"Find out the reason that commands you to write," Rainer Marie Rilke declared. "See whether it has spread its roots into the very depth of your heart; confess to yourself you would have to die if you were forbidden to write."
That's an elevated, and popular, vision of the writer's calling. Writers aplenty have written about the spiritual oomph of writing. Writing is a passion, a dream and a demand. Writers do it not for fame or money, but out of a commitment to art, truth or some magical combination of the two.
Huffington Post UK editor Stephen Hull actually boasts that HuffPo doesn’t pay its bloggers on the grounds that lucre would debase and compromise the content on the site. "If I was paying someone to write something because I wanted it to get advertising pay, that’s not a real authentic way of presenting copy," he argues. "So when somebody writes something for us, we know it’s real. We know they want to write it. It’s not been forced or paid for. I think that’s something to be proud of.” Refusing to pay people for their work isn't exploitation, according to Hull; it's a blow against the icky compromises of capitalism. Keep your eyes on the stars, HuffPo, and your hand on your wallet.
The truth is, contra Rilke, most writers don't write because their hearts will burst if they don't. They write because they're getting paid. Charles Dickens wrote big, long, rambling novels because he was paid by the installment. Shakespeare wrote, maybe for his heart, but definitely for his living, provided via patronage. Louisa May Alcott wrote what she characterized as "moral pap for the young" because she needed the money. Octavia Butler didn't just want to write for the joy of it; instead, she dreamed, as she said, "I shall be a bestselling writer." Mark Twain, James Baldwin, Anthony Trollope, Jane Austen, Toni Morrison; one way or another, they wanted and received money for their prose. And so, for that matter, do all the impure, inauthentic, paid staff writers at the Huffington Post.
As those staff writers are aware, writing isn't (just) an expression of personal genius and soul. It's work. As a freelancer, I've written test questions for middle school standardized exams, management textbooks, listicles, poetry, fiction and press releases about floor tile. There's obviously a hierarchy of prestige there; poetry is art, exam questions are… well, not art. But as someone who’s worked hard to write exam questions with humor and interest and even some love, it's not the genre that makes the writing worthy, but the care and the genius (or lack thereof) you bring to it. Whether it's work-for-hire dreck or a painful soul-baring confessional piece, the process is not so different. You do research, sit at the keyboard, write, edit, re-write, spellcheck and hope your editor doesn't have too many revisions or, god forbid, kill the piece. Writing takes time, effort, craft, skill, and when you're done, you invoice. It's a job.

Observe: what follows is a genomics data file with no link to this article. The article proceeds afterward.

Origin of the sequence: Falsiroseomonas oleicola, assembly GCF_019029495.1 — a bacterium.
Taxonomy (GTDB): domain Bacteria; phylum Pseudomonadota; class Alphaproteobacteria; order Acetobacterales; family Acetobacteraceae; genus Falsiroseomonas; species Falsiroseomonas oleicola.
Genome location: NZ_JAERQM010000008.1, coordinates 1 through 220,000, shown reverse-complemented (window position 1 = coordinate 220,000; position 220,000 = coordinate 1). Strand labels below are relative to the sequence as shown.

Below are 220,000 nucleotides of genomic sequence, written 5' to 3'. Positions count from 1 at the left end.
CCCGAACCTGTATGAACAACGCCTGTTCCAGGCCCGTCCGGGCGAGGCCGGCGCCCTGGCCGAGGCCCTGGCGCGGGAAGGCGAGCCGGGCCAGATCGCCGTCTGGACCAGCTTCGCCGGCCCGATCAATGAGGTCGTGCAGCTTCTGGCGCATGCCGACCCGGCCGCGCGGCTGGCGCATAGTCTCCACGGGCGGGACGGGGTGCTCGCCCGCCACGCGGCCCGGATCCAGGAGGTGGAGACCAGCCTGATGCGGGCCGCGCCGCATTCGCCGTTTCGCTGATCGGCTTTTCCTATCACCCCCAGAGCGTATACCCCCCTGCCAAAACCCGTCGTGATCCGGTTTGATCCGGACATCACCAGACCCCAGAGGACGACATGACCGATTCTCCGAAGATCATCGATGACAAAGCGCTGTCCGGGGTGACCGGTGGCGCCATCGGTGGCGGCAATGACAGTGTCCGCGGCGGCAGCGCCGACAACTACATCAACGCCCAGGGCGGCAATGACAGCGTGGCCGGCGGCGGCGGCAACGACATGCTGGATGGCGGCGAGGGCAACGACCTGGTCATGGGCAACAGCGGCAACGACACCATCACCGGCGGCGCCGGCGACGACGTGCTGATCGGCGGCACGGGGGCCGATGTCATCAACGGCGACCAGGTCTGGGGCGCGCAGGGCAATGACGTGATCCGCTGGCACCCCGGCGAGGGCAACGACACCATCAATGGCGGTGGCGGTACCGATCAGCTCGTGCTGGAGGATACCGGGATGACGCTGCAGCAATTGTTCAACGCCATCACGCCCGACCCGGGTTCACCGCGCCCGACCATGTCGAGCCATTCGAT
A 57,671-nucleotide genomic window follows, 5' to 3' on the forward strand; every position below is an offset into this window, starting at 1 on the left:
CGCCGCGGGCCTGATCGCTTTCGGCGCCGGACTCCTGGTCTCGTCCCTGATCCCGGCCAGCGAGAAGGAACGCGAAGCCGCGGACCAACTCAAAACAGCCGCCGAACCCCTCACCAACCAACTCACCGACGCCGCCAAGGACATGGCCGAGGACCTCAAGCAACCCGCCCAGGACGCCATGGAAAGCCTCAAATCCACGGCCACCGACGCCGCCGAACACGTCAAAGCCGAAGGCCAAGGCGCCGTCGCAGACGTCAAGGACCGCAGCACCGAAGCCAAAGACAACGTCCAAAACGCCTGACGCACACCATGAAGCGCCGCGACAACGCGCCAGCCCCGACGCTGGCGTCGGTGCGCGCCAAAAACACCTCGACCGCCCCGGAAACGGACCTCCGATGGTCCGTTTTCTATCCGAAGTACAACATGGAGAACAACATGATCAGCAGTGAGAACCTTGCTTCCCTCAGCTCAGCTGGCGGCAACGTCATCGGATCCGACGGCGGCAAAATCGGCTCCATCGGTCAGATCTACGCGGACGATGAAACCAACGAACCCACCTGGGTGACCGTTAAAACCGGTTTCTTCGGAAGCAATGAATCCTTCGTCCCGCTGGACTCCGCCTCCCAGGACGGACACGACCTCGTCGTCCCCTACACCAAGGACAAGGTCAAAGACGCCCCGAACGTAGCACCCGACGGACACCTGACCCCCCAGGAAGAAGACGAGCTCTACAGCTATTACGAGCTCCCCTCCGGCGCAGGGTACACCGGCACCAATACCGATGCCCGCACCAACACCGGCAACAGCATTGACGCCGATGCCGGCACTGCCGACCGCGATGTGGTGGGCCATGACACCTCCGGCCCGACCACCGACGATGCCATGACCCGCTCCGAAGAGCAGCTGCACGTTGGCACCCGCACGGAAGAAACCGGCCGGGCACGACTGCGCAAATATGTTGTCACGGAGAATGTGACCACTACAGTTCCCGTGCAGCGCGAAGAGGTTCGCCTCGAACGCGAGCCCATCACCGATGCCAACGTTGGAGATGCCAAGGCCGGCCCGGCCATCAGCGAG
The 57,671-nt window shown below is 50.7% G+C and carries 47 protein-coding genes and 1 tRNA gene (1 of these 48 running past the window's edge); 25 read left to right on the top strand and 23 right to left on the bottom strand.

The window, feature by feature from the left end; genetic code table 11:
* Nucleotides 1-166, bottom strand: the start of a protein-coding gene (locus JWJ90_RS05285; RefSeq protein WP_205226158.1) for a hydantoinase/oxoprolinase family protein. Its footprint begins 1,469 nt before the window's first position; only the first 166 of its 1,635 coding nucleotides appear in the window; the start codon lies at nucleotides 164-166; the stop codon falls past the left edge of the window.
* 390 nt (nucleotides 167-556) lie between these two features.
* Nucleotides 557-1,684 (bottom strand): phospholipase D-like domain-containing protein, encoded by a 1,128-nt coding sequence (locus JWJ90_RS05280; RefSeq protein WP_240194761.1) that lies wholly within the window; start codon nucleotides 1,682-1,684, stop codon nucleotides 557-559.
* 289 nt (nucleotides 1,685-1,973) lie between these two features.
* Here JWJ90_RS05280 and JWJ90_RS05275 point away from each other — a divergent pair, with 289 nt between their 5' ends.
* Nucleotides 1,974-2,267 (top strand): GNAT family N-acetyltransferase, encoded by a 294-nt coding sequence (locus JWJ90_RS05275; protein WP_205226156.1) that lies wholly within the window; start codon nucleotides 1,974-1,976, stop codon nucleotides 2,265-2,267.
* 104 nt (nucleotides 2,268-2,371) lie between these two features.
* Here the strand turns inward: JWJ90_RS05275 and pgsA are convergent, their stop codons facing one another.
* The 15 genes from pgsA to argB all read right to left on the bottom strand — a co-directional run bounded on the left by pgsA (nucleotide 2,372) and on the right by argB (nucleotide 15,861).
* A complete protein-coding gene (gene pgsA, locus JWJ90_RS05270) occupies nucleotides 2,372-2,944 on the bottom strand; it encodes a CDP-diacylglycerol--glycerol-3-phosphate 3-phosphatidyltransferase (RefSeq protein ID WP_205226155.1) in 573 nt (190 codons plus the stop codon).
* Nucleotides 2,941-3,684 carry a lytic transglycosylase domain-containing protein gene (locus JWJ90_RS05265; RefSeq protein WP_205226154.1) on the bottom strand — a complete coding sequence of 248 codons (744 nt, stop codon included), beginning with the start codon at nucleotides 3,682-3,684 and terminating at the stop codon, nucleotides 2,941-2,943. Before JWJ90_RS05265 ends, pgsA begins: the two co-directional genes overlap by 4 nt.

Saying writing is a job doesn't diminish it; quite the contrary. Rilke and Hull suggest that writing is more authentic when it's more interior and individual—when it springs from the soul rather than from a conversation about dollars and cents. But that erases the fact that if writing is anything, it's a conversation. A private language is an oxymoron; language is social—and more, it's what makes society possible. Writing is impure. It's a messy response to what someone (say Stephen Hull) said, and to how some audience out there will respond. When you write you take bits and pieces of other voices and rearrange them, contradict them, agree with them. Writing's not a quiet, locked soul; it's a messy, crowded public square. And one of the things that happens in that square is that people pay for stuff they value. Forget Rilke in the artificial bubble of his heart; the real, authentic writers are out there throwing elbows like Louisa May Alcott, jostling to pick up that hackwork.
Unpaid writing isn’t illegitimate. There are lots of reasons to write for free. Maybe you're a professor and you write a book to get tenure; maybe you're working at a non-profit and write a blogpost to promote the cause; maybe you've got friends and want to communicate with them via Twitter or Facebook. Or maybe you're Emily Dickinson, and you love writing amazing poetry, even if T. Wentworth Higginson is the only one who sees it. The market isn't and shouldn't be the only way that people interact with each other, and so it won't be the only context for writing either. In some instances, cracking up your 12-year-old by writing an off-color Abraham Lincoln clerihew ("Abraham Lincoln's/britches were stinkin'./He proclaimed his emancipation/from constipation.") is the only payment you need.
But one thing is certain: writing exists between people, even if the audience for it is only a friend, loved one, or an imagined reader. And writing for pay emphatically exists between people. It’s writing that someone has interacted with, evaluated, commissioned, edited, and shoved into their brain. Pay is one indication that writing is public—and writing for some kind of public is the purest, impure, only kind of writing there is.
—Follow Noah Berlatsky on Twitter: @hoodedu